Blockchain technology has garnered much attention over the last few years from both critics and advocates alike. Put simply, blockchains essentially provide a way for untrusted parties to decide on the state of a database without using an intermediary like a bank. And with global banking being a $134 trillion industry, blockchain technology and distributed ledger technology could disrupt some of the main services banks provide. These services include:
- Payments. With blockchains, payments can be distributed faster and with lower fees than banks.
- Clearance and Settlement Systems. Reduced operational costs can bring us one step closer to financial institutions conducting transactions in real time.
- Fundraising. Initial Coin Offerings (ICOs) are in the process of testing a new model of financing that allows access to capital from traditional capital-raising firms.
- Loans and Credit. By getting rid of the need for gatekeepers in the loan and credit industry, blockchain technology can improve security measures, making it easier to borrow money securely and deliver lower interest rates.
While the technology hasn’t yet gone fully mainstream, blockchains are already starting to transform everything from payment transactions to how money is made in the private sector. This begs the question—will the traditional banking industry embrace this new phenomenon or reject it entirely?
Bitcoin, a decentralized cryptocurrency devoid of a central bank, is currently at the forefront of this revolution. Often credited as the world’s first digital currency, Bitcoin has established itself as one of the most innovative payment networks in history. But others like Ripple are quickly following suit and emerging as key players in an ever-evolving financial market.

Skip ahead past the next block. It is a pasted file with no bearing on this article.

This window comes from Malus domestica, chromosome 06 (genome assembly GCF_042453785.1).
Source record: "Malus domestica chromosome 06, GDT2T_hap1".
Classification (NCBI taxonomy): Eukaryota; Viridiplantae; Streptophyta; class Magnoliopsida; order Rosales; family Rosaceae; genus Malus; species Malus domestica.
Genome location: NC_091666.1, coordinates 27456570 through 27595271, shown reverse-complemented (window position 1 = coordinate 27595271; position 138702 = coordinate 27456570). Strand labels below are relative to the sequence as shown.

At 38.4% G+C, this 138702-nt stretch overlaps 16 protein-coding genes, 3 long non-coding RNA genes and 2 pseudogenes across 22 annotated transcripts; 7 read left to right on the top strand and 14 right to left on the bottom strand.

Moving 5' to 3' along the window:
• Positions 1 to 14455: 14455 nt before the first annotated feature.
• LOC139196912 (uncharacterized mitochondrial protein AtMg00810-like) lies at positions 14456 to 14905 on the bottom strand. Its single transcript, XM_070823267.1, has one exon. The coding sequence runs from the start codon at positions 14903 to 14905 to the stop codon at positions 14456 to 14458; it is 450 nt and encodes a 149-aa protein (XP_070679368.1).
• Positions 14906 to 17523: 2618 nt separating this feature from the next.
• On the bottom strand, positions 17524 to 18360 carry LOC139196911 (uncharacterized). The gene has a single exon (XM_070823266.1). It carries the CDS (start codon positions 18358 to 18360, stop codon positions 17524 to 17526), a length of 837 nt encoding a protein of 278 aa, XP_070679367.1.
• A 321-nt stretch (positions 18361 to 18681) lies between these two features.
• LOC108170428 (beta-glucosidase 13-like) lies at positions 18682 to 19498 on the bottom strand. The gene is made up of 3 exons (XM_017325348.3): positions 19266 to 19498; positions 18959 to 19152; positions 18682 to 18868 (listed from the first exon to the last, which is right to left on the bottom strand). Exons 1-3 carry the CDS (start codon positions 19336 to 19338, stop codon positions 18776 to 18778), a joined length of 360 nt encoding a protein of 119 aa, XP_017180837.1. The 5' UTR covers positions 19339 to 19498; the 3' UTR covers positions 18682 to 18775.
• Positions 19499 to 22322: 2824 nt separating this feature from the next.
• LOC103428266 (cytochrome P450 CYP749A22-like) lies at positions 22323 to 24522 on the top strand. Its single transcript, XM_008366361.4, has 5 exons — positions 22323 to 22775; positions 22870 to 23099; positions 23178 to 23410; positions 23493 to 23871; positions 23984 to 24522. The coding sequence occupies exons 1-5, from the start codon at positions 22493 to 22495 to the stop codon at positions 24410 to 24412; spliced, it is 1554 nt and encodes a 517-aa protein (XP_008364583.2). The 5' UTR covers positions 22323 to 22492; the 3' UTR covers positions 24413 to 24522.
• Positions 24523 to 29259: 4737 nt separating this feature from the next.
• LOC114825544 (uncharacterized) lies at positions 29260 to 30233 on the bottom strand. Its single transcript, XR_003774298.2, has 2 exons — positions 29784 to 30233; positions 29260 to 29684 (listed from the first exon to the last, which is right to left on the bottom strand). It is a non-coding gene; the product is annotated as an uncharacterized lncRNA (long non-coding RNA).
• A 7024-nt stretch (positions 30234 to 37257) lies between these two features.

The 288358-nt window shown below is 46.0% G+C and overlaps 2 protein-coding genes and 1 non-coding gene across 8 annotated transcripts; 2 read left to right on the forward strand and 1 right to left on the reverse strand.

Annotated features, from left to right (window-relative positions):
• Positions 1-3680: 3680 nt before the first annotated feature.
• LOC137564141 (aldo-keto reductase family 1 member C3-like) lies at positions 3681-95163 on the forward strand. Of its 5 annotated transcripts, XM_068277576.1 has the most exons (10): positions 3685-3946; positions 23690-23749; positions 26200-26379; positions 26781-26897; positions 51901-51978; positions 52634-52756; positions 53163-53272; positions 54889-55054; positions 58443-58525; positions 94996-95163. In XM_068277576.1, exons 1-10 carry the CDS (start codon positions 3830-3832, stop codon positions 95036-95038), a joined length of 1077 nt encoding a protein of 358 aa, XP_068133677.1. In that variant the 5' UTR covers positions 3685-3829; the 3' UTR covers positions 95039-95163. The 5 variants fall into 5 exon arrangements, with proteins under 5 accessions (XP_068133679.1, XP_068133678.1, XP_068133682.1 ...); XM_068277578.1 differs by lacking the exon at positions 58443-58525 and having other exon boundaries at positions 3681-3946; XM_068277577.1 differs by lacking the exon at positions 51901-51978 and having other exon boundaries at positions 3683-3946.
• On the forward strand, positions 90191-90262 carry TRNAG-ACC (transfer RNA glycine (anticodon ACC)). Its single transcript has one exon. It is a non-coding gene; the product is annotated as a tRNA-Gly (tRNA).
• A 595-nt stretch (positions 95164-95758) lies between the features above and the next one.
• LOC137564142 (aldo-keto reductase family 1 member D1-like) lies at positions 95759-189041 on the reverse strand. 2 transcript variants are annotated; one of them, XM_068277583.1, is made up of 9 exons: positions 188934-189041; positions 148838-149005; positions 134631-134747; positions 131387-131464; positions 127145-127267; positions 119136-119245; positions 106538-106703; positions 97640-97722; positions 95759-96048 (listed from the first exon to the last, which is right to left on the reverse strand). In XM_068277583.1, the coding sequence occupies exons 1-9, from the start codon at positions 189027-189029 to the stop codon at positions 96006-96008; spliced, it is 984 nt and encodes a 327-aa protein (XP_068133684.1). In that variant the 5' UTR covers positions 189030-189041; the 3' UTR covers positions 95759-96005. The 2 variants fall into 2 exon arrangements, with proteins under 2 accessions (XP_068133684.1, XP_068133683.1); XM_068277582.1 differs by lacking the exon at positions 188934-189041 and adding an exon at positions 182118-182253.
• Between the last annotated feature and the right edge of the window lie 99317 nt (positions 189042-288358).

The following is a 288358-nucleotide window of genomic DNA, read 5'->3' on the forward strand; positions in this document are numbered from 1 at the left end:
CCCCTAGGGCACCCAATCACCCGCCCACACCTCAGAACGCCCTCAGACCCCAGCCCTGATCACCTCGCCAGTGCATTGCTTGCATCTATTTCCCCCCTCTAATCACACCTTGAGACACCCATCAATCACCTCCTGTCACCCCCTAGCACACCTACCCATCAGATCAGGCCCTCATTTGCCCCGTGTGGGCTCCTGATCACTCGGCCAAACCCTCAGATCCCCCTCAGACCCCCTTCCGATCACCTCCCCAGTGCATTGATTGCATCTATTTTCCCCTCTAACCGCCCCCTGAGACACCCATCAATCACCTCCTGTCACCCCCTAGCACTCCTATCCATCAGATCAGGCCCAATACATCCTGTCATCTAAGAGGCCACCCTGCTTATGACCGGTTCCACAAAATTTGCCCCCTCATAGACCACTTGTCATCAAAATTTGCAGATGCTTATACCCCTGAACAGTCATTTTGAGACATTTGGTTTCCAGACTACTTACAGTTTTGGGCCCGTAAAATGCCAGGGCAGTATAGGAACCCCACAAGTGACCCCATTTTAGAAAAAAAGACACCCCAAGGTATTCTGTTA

In fact, Ripple recently announced that they have amassed more than 200 clients with 13 new financial institutions signing up for their blockchain-based payment solution RippleNet. These include Euro Exim Bank, SendFriend, JNFX, FTCS, Ahli Bank of Kuwait, and others.
What is RippleNet?
Founded in 2012 and headquartered in San Francisco, CA, Ripple markets itself as a provider of “one frictionless experience to send money globally using the power of blockchain.” Ripple’s CEO, Brad Garlinghouse, recently remarked that 2018 was the company’s best year on record. As published in BTC Manager, RippleNet (Ripple XRP) had gained more than 100 new customers last year, acquiring roughly three new customers each week. They also saw a 350 percent increase in the number of customers sending live payments, and according to Garlinghouse, the company is beginning to see more customers “flip the switch and leverage XRP for on-demand liquidity.” They recently broke their 200-customer threshold on January 8th, 2019.
As it stands, the goal of RippleNet is to facilitate cross-border payments between across its robust network of 200+ banks and payment providers worldwide.
The benefits of RippleNet encompass:
- Accessing a standardized network of institutions worldwide.
- Transact payments in seconds, not days, with instant settlement.
- Get end-to-end visibility into fees, delivery time, and customer information.
- Reduced capital requirements for cross-border payments.
The reality is that the process of moving money to various networks around the world inevitably produces delays and leaves customers dealing with the aftermath of additional fees. The needs of these individuals and businesses sending cross-border payments are changing fast. These customers now expect and demand real-time, low-cost, and wholly trackable payments on a global scale. But today’s payments infrastructure cultivates an experience that is quite the opposite—it’s slow-moving, expensive, and obscure. Utilizing RippleNet’s services allows customers to address and solve these pain points pain points via its sophisticated network of banks and payment providers.